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Ecological Imperialism in the Age of Industry

Sat, March 17, 1:30 to 3:00pm, Riverside Convention Center, RC F

Session Submission Type: Roundtable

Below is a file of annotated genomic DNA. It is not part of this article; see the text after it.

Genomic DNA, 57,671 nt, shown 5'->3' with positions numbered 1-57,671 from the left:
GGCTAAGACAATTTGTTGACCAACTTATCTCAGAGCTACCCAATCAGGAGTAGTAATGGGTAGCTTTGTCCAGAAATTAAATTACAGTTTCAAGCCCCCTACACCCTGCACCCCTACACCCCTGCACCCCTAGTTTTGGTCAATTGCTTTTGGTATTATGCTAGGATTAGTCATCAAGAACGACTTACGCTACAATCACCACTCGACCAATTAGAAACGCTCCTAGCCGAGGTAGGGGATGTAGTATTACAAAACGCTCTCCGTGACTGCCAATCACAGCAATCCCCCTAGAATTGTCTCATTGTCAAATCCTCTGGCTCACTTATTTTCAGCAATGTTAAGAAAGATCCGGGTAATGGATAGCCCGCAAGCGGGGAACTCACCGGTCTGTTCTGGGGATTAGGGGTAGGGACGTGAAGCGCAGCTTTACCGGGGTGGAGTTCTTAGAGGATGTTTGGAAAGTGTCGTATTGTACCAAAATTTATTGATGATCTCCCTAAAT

Alfred Crosby’s classic thesis—in which the nature of Old World ecologies (particularly domesticated plants and animals, and crowd diseases) translated into material and biological advantages upon European contact with the Americas, the Caribbean, and the Antipodes, with devastating consequences for New World ecologies and Indigenous people—has dominated the environmental history of empire since its publication in 1986. And while it offers a compelling explanation for the nature of environmental transformation in the early modern period, Crosby’s model is less apposite when it comes to the era following the Great Divergence, circa 1800. The collection of changes that ushered in what many now refer to as the Anthropocene—rapidly spreading industrialization; the expansion of global capital; new transportation and communication technologies, especially telecommunications and steam-powered transport on land and sea—have profoundly altered the nature of imperial expansion, colonization and postcolonial trade. This round table brings together scholars working on empire and environment from the Pacific to the Caribbean during the nineteenth and twentieth centuries to ask, what does ecological imperialism look like in this age of industry? Can environmental historians continue to think along Crosbian lines, albeit with modifications, for the nineteenth and twentieth centuries? Or must a new model be proposed to understand the interplay between empire and the natural world under such intensified conditions of anthropogenic environmental change? What would such a framework look like? Presenters will discuss these issues from a range of geographical perspectives: the Pacific; Australasia; the British World; Latin America; and Nishnaabe-kiing (Indigenous North America).

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